John Dunford, general secretary of the Association of School and College Leaders, said: "A rise in unauthorised absence is more likely to occur because schools have tightened up on the definition of unauthorised rather than because of a growth in truancy.
"In particular, schools have become stricter over parents taking their children out of school for holidays in term time."
The statistics provided details for the first time of the reasons why pupils miss school and showed that agreed family holidays accounted for 10 per cent of all school absence, with unauthorised holidays making up a further 1 per cent.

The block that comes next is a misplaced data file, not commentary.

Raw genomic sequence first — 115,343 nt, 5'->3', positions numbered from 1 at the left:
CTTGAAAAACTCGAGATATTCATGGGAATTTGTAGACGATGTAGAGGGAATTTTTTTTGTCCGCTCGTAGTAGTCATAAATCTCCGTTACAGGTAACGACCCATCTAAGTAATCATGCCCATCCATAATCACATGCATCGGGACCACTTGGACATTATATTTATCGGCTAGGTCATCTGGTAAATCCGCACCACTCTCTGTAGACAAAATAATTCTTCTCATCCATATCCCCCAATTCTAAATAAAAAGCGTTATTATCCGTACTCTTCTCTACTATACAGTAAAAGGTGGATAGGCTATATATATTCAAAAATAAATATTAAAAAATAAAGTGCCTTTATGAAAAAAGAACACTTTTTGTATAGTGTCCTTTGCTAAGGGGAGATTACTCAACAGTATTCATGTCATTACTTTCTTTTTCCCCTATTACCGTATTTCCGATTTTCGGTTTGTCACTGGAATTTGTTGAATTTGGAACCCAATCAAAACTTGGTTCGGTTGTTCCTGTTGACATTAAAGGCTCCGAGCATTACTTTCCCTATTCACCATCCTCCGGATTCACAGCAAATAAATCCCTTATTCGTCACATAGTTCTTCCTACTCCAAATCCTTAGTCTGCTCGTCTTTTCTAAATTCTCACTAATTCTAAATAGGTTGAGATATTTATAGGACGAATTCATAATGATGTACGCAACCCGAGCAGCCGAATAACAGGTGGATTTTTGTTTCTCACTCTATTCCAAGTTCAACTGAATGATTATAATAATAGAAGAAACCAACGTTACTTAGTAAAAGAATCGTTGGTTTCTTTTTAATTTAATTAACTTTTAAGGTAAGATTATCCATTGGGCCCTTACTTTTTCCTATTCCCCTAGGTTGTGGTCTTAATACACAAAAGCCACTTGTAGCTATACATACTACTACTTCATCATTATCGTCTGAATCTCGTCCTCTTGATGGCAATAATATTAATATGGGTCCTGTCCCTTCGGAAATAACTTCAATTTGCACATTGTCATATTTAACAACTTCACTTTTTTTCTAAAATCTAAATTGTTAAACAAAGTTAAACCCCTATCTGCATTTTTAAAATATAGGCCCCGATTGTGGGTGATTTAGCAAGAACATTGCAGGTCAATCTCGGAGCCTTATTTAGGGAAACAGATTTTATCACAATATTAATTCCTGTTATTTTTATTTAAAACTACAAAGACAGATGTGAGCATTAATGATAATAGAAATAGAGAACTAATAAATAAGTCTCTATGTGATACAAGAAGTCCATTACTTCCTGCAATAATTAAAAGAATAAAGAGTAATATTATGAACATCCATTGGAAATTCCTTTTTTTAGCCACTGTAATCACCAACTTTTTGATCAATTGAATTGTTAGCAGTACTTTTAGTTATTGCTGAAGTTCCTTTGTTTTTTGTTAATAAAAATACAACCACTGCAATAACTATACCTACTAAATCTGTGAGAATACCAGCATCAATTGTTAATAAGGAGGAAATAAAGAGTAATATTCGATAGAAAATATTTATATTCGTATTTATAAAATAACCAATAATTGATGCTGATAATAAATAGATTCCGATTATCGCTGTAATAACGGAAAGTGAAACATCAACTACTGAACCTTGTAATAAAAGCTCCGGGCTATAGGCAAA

Sickness was the biggest reason of all, accounting for 55 per cent of school absence.
Mr Dunford's comments offer some support for Kevin Brennan, the children's minister, who insisted that unauthorised absence was not the same as truancy. It had increased because schools were getting tough on weak excuses they would once have authorised.
But the figures - which show that about 63,000 pupils skipped class every day, while nearly 273,000 pupils were absent for at least one day a week - do not make good reading for a government that has spent nearly pound;1 billion on anti-truancy initiatives.
Opposition politicians said the figures showed that ministers had not got to grips with the problem.